The chart above is from and the vertical bars are precipitation. The driest time of the year? March and April. Last year it rained for 10 days in April… with six straight days of rain from 8 April onwards… but Paris-Roubaix was on 7 April. In 2012 it did rain on race day but only a few drops, no more.

It was dry in 2012 but light rain had helped dampen the dust

Rain vs rain
Most languages have many words to describe rainfall, like drizzle and downpour. The quantity and quality of rain matters too. In fact a light sprinkling of rain on the race day will make the race a touch faster and safer, turning dust into a more stable and compact surface. This is what we saw in 2012 when some rain before the race had dampened the soil and helped to reduce dust levels. Great for riders and television producers but it meant neither mud nor dust clouds.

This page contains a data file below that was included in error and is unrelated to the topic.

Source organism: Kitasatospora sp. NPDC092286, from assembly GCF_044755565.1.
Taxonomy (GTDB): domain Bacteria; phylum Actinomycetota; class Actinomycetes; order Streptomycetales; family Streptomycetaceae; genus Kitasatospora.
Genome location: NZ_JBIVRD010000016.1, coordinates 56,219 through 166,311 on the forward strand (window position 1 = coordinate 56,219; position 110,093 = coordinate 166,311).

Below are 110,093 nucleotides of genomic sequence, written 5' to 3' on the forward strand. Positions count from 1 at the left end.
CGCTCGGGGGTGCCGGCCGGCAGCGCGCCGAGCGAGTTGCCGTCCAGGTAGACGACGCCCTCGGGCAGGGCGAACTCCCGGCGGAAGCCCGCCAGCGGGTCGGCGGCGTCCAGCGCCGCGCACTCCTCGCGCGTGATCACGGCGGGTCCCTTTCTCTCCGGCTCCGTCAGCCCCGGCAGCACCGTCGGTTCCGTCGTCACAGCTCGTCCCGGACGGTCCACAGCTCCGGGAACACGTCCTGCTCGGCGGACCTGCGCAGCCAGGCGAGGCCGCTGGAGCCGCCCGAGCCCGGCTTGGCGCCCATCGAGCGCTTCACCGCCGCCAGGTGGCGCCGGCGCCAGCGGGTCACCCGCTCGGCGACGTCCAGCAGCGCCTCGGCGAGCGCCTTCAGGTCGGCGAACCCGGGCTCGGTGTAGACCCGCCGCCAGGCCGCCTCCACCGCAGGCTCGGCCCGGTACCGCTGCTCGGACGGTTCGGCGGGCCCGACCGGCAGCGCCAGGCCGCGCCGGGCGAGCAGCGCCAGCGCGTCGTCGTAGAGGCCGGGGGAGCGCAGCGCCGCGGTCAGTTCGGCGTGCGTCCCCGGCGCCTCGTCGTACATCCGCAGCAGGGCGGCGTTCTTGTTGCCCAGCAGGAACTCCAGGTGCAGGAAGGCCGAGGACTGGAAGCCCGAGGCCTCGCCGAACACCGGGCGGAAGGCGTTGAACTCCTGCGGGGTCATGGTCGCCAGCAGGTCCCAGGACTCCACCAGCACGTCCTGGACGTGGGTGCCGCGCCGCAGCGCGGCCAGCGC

The last time it rained “properly” was 2002 when there was enough rain to make the race into a mud bath although it hadn’t rained for two weeks prior to the race. 2002 is so long ago that Tom Boonen was a neo-pro on the US Postal team and Jennifer Lopez was topping the charts. Boonen made a name for himself on the day of Paris-Roubaix, outclassing team mate George Hincapie to finish third behind Johan Museeuw and Steffen Wesemann.

What’s so good about the rain?
It’s dramatic and makes the race even harder. The cobbles are even more slippery, you can’t see whether a puddle is ridable or will swallow your wheel and it all adds to the fatigue and ups the attrition rate. There’s also a connection to the past with the riders who faces, caked with mud, resemble the miners who worked the coal seams below the route.